The Book Junkie

            Zafon's "The Angel's Game" is beautifully written, although I stopped noticing after the first few chapters. Whether the allure of the language is

due to Zafon's skill or the translator's (the book was originally written in Spanish)--or more likely, a combination of the two--is unclear. However, the

plot--which wasn't cohesive enough to keep me up at night--soon took over. The characters didn't feel especially strong to me, and even the main

character seemed one-dimensional. Perhaps the translator lost the essences of the people, but based on the story itself, this seems unlikely.

            "The Angel's Game" is the story of...well, I'm not sure. It's about David Martin, a young man living in Barcelona who writes a book at the behest

of "the boss" (the eponymous angel). It's never clear why the boss wants the book written. Oh, it's explained, but not to my satisfaction. The reasoning

felt manufactured, which, while not unforgivable, made much of the plot implausible. This deus ex machina left me feeling that the story's premise was

forced. Anyway, Martin's life begins to parallel that of the boss's previous...er, employee?...and Martin looks for a way out of his commitment to the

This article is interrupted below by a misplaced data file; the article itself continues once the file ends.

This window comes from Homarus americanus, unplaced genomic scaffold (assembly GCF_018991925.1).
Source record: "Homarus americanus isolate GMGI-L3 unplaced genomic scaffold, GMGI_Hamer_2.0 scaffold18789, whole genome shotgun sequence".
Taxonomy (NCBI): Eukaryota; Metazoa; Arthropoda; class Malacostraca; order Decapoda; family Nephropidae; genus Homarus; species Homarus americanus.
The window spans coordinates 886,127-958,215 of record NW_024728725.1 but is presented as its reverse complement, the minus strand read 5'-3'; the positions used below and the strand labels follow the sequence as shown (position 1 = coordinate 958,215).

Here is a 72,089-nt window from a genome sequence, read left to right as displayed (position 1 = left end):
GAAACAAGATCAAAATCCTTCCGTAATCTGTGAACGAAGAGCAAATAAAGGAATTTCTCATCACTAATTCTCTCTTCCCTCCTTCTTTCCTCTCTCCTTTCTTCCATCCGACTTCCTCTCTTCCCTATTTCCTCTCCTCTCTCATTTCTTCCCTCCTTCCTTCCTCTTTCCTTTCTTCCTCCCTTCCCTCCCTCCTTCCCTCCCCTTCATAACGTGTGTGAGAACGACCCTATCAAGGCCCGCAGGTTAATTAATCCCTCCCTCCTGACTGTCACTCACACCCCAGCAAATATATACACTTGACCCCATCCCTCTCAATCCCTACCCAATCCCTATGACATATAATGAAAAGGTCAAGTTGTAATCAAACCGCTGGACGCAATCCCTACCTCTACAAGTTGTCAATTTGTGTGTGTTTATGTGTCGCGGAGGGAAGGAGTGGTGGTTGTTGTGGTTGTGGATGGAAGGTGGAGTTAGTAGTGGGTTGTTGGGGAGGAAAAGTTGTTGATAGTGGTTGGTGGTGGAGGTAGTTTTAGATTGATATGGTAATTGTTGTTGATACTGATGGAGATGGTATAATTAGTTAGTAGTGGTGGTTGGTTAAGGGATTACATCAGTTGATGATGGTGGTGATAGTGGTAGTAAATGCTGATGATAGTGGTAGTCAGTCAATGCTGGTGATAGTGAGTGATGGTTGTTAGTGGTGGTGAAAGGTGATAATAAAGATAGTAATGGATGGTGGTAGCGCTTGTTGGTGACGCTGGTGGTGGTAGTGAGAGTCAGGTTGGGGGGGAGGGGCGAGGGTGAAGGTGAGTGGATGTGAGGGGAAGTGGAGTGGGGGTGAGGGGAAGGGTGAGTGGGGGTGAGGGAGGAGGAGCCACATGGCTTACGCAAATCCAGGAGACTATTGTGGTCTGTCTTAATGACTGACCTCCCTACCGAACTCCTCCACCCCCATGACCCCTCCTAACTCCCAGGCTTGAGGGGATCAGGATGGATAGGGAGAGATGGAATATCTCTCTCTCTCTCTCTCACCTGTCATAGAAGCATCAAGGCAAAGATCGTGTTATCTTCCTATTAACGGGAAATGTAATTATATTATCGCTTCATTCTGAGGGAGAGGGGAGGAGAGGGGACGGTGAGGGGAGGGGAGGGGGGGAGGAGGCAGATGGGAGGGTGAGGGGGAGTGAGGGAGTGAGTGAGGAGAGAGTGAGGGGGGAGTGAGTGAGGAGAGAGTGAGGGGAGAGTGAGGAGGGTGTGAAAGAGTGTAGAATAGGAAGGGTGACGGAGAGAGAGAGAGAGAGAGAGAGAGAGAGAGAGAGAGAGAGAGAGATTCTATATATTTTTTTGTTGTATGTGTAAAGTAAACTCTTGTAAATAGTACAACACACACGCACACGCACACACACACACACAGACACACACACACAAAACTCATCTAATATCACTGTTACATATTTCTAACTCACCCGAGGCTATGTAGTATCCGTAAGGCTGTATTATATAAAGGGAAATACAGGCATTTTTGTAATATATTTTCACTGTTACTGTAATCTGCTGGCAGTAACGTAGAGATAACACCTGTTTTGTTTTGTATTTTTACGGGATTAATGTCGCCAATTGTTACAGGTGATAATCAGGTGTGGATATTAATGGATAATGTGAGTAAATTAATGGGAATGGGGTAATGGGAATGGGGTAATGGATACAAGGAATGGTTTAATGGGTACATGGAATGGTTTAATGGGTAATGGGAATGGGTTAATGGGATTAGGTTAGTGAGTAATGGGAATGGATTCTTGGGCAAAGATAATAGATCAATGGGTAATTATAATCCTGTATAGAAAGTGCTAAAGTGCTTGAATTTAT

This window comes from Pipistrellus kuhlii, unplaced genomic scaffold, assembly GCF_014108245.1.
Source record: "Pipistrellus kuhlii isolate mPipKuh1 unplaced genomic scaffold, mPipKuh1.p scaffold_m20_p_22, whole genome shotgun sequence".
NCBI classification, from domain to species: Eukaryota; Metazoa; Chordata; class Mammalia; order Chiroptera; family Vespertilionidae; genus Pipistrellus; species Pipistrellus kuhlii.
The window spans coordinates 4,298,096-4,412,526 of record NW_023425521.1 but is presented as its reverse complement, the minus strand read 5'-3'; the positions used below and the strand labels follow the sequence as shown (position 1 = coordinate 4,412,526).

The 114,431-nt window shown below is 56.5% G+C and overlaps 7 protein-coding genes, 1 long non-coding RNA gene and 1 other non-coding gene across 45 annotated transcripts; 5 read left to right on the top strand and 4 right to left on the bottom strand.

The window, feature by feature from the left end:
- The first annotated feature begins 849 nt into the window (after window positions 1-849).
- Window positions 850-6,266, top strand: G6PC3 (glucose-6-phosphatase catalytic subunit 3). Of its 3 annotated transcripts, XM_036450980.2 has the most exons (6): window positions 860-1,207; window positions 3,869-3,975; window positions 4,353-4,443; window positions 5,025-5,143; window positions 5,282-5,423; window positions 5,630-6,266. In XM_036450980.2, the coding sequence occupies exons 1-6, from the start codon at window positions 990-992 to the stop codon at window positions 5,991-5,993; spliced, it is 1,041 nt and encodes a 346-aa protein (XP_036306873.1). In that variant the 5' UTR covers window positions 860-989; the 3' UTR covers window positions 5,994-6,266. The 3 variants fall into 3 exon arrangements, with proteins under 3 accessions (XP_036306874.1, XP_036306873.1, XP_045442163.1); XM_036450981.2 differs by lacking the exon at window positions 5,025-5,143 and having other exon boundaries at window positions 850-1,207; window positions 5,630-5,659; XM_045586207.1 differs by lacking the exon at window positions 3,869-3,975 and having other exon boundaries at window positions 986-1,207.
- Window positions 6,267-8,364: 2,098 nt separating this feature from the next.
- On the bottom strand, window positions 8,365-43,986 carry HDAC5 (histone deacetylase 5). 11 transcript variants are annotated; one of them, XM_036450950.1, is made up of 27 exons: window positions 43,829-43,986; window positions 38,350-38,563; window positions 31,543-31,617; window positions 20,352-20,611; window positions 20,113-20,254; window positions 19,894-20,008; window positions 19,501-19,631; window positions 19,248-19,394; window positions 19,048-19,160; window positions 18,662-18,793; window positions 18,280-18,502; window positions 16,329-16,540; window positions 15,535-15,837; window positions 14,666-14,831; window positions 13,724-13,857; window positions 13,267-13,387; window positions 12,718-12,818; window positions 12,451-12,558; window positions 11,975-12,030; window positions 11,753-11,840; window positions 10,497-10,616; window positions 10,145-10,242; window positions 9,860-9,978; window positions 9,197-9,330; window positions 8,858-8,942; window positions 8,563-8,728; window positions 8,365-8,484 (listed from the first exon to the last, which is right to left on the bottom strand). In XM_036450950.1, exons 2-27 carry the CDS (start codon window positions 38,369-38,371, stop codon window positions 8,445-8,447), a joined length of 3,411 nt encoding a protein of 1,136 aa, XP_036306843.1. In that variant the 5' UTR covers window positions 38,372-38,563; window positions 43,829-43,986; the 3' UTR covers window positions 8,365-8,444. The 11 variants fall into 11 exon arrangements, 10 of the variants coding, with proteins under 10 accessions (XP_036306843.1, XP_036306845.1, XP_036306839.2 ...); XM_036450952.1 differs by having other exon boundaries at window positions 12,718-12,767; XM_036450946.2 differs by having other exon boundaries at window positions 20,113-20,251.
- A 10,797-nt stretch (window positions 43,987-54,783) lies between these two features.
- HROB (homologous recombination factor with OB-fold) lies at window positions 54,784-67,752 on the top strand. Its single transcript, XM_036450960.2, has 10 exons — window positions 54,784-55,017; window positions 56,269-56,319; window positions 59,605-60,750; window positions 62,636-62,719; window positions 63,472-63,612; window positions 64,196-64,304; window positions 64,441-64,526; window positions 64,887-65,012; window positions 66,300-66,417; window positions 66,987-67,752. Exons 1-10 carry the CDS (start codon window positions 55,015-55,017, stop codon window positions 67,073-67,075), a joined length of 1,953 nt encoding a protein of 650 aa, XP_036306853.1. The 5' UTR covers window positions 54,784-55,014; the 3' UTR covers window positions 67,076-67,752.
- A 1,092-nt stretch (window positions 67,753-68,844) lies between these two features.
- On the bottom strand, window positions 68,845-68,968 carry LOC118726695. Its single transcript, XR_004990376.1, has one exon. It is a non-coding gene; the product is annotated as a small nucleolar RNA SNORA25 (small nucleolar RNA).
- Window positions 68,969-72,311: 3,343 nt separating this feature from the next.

book he's writing. With no luck, as it turns out; both the book and the boss now have a hold on Martin's soul. Now a suspect in several murders, Martin

must solve the mystery of who the boss is, what he is up to, and how it's taking over his own life. As the book progresses, much blood is spilled, many

characters are killed, and those who survive become less and less distinguishable from each other.

            Most reviewers have declared this book "a page turner" and the like, but I have to disagree. The only reason I finished reading it is that I wanted

to find out if the ending redeemed the rest of the book. Sadly, I found that it didn't. From the beginning, I loved the book. The first part enchanted me.

From there, I became less interested in the story, until finally, I was forcing myself to keep going. I wanted to see if the end of the book made up for the

middle, and it didn't. After enough of the characters die, it feels like the remaining ones have less motivation for their actions.

            Oddly, I think I might try to read Zafon's previous book, "The Shadow of the Wind". From reading reviews, it sounds like this might be a more

enjoyable read, and it might clear up some of my confusion/displeasure at "The Angel's Game".

 
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